And, while Logan hosts Chillicothe this season, the Cavs have difficult road shows at Gallipolis (Sept. 14), Ironton (Sept. 21) and Zanesville (Oct. 26). Zanesville is the season finale while Gallia Academy and Ironton open the league slate for the Cavaliers.
Chillicothe then returns home for back-to-back contests, including a revenge match against Jackson.
The Ironmen have their own revenge bouts, as they travel to Portsmouth in week five while hosting Ironton in the opener and Gallipolis in week eight.
Those two tilts mark two key returns, as Ironton head coach Bob Lutz and Gallipolis senior Jeff Golden make their way back to Alumni Stadium.
As a freshman in 2004, Golden and Gallia Academy upset the host Ironmen 14-13. Golden took over at quarterback for the Blue Devils, and since that October night, has enjoyed a stellar career. He is a two-time all-league selection at Gallipolis.
Meanwhile, the legendary Lutz and his Fighting Tigers were the upset victim to Jackson two years ago — coached by then first-year mentor Shane Wolford.
Lutz did not coach last season, but returns to the sidelines this season in hopes of leading Ironton to its first SEOAL title since 1984. That was its final year of football in the league until last fall.
Beginning in 1972, the Tigers dominated the SEOAL for a decade-and-a-half, winning or sharing every football crown for the next 13 years minus the 1977 campaign, in which they finished second to Logan.
Lutz’s teams went 78-3-1 in the SEOAL, losing only to Logan in 1976 and 1977 and to Gallipolis in 1984. The one tie was with Jackson in 1980, whom the Tigers shared the league crown with that season. The other shared title was with Logan in 1976.
But that was then and this is now, and Lutz returns to the league and returns to Jackson’s Alumni Stadium on Sept. 14. The Tigers also have tough trips to Marietta, Gallipolis and Logan, but do host Chillicothe, Portsmouth and Zanesville.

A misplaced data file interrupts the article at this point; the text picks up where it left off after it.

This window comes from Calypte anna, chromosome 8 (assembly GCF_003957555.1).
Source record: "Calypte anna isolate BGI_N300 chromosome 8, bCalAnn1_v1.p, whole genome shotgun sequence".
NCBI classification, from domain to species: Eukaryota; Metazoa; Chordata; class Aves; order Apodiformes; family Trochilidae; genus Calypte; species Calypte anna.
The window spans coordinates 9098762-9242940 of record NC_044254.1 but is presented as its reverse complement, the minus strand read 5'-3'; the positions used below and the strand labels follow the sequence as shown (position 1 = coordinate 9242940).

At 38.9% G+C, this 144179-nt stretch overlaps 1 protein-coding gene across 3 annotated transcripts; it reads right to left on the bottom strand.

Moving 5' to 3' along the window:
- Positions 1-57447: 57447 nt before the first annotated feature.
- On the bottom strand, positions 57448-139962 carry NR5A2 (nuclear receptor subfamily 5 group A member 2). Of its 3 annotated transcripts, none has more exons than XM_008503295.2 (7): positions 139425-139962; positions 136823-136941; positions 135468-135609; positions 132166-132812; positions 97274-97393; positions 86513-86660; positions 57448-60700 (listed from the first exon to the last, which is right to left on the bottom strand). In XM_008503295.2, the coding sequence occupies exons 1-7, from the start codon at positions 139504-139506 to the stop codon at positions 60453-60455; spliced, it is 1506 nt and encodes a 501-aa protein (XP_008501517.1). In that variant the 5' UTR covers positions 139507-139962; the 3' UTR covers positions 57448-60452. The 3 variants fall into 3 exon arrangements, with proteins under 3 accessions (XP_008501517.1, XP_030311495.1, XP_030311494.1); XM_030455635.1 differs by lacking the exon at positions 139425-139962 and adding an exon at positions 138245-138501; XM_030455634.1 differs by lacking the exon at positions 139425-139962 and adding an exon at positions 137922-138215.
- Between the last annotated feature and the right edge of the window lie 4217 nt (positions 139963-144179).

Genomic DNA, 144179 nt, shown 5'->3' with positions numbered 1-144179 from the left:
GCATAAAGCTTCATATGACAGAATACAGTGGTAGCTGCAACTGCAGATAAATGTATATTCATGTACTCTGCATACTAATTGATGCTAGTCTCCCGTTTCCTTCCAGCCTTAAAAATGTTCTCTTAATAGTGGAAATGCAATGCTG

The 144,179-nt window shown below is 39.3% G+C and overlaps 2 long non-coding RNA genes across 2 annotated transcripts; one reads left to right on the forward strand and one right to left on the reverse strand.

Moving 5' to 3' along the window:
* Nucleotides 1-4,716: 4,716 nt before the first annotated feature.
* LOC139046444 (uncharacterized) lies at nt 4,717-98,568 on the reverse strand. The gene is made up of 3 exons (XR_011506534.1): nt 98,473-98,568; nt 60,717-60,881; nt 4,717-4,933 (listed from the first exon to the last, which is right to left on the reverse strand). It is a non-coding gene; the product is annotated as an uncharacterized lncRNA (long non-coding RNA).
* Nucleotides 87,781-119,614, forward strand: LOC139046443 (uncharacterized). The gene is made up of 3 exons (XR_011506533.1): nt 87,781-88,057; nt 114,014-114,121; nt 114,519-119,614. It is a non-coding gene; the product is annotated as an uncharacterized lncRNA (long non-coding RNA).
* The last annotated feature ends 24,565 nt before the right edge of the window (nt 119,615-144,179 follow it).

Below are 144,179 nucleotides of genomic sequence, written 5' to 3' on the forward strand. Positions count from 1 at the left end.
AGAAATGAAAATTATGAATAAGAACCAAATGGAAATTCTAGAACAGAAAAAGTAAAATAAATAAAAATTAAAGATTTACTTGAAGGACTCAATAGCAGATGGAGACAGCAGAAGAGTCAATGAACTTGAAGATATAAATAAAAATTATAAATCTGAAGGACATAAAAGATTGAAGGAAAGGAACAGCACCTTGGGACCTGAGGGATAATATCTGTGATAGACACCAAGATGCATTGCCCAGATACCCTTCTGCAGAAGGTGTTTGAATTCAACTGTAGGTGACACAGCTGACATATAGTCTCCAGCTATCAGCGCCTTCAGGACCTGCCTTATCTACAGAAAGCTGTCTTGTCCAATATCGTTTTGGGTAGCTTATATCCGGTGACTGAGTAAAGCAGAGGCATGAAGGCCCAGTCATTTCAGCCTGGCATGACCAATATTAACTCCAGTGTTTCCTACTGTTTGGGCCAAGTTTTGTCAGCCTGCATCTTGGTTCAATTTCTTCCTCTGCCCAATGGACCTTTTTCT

With the exception of its date at Logan, perhaps Golden and Gallia Academy have the most favorable league schedule of the South Division schools.
The Blue Devils play host to fellow favorites Chillicothe and Ironton, travel the short distances to Portsmouth and Jackson, avoid Zanesville and Marietta in the rotation, and face Warren and Athens to close out the regular season.
Warren and Athens were the bottom two teams in the league, with Warren going 1-6 and Athens 0-7. Warren won over Athens for its only league victory.
Athens, after over 80 years of membership and a charter member of the SEOAL, is leaving the league for the Tri-Valley Conference after this season.
While the SEOAL is split into two divisions, there is only one overall league champion in football. Each team plays every other team in its own division, as well as three teams from the other division.
Indeed, this is now the new SEOAL, where almost anything can — and likely will — happen.
Although, in many minds, if only Logan and Chillicothe were a league game this year.
* * *
Information provided by Randy Heath, longtime historian of the Southeastern Ohio Athletic League, and Craig Dunn, of The Logan Daily News, was used in this story.